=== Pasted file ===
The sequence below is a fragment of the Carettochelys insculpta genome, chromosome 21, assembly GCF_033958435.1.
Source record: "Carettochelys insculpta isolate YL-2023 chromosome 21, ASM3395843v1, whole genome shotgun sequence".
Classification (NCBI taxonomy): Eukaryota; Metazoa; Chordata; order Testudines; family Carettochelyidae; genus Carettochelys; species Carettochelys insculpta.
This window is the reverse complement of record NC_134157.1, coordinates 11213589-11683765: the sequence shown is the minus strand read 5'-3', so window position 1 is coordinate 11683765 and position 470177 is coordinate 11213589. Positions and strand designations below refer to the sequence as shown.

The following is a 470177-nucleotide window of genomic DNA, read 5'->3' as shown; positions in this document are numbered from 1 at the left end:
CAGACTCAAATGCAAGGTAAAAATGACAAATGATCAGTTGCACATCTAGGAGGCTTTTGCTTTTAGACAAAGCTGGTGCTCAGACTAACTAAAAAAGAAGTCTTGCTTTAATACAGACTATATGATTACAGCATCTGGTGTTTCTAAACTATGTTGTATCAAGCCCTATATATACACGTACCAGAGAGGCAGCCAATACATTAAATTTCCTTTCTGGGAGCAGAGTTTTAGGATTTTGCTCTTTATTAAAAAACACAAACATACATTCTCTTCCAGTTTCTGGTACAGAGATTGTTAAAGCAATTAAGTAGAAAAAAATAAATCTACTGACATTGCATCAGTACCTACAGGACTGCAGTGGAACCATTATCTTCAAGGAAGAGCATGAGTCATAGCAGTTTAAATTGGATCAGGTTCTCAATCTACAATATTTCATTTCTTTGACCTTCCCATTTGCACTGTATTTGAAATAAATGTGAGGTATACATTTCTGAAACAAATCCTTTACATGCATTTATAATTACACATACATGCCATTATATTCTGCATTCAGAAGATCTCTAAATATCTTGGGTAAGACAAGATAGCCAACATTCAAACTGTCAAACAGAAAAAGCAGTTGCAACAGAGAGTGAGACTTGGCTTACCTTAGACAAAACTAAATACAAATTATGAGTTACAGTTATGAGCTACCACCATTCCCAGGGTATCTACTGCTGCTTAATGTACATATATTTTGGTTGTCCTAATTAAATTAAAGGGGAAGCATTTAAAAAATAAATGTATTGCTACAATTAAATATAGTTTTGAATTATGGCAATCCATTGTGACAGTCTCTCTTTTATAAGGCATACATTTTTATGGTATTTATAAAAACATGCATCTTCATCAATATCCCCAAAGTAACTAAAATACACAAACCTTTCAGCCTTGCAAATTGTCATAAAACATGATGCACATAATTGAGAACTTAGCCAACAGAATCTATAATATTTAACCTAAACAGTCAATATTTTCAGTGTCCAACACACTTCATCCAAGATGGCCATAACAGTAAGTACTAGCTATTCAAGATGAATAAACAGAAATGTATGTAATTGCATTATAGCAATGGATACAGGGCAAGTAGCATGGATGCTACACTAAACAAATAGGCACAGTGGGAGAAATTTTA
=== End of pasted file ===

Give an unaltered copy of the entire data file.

The sequence below is a fragment of the Carettochelys insculpta genome, chromosome 21, assembly GCF_033958435.1.
Source record: "Carettochelys insculpta isolate YL-2023 chromosome 21, ASM3395843v1, whole genome shotgun sequence".
Classification (NCBI taxonomy): Eukaryota; Metazoa; Chordata; order Testudines; family Carettochelyidae; genus Carettochelys; species Carettochelys insculpta.
This window is the reverse complement of record NC_134157.1, coordinates 11213589-11683765: the sequence shown is the minus strand read 5'-3', so window position 1 is coordinate 11683765 and position 470177 is coordinate 11213589. Positions and strand designations below refer to the sequence as shown.

The following is a 470177-nucleotide window of genomic DNA, read 5'->3' as shown; positions in this document are numbered from 1 at the left end:
CAGACTCAAATGCAAGGTAAAAATGACAAATGATCAGTTGCACATCTAGGAGGCTTTTGCTTTTAGACAAAGCTGGTGCTCAGACTAACTAAAAAAGAAGTCTTGCTTTAATACAGACTATATGATTACAGCATCTGGTGTTTCTAAACTATGTTGTATCAAGCCCTATATATACACGTACCAGAGAGGCAGCCAATACATTAAATTTCCTTTCTGGGAGCAGAGTTTTAGGATTTTGCTCTTTATTAAAAAACACAAACATACATTCTCTTCCAGTTTCTGGTACAGAGATTGTTAAAGCAATTAAGTAGAAAAAAATAAATCTACTGACATTGCATCAGTACCTACAGGACTGCAGTGGAACCATTATCTTCAAGGAAGAGCATGAGTCATAGCAGTTTAAATTGGATCAGGTTCTCAATCTACAATATTTCATTTCTTTGACCTTCCCATTTGCACTGTATTTGAAATAAATGTGAGGTATACATTTCTGAAACAAATCCTTTACATGCATTTATAATTACACATACATGCCATTATATTCTGCATTCAGAAGATCTCTAAATATCTTGGGTAAGACAAGATAGCCAACATTCAAACTGTCAAACAGAAAAAGCAGTTGCAACAGAGAGTGAGACTTGGCTTACCTTAGACAAAACTAAATACAAATTATGAGTTACAGTTATGAGCTACCACCATTCCCAGGGTATCTACTGCTGCTTAATGTACATATATTTTGGTTGTCCTAATTAAATTAAAGGGGAAGCATTTAAAAAATAAATGTATTGCTACAATTAAATATAGTTTTGAATTATGGCAATCCATTGTGACAGTCTCTCTTTTATAAGGCATACATTTTTATGGTATTTATAAAAACATGCATCTTCATCAATATCCCCAAAGTAACTAAAATACACAAACCTTTCAGCCTTGCAAATTGTCATAAAACATGATGCACATAATTGAGAACTTAGCCAACAGAATCTATAATATTTAACCTAAACAGTCAATATTTTCAGTGTCCAACACACTTCATCCAAGATGGCCATAACAGTAAGTACTAGCTATTCAAGATGAATAAACAGAAATGTATGTAATTGCATTATAGCAATGGATACAGGGCAAGTAGCATGGATGCTACACTAAACAAATAGGCACAGTGGGAGAAATTTTA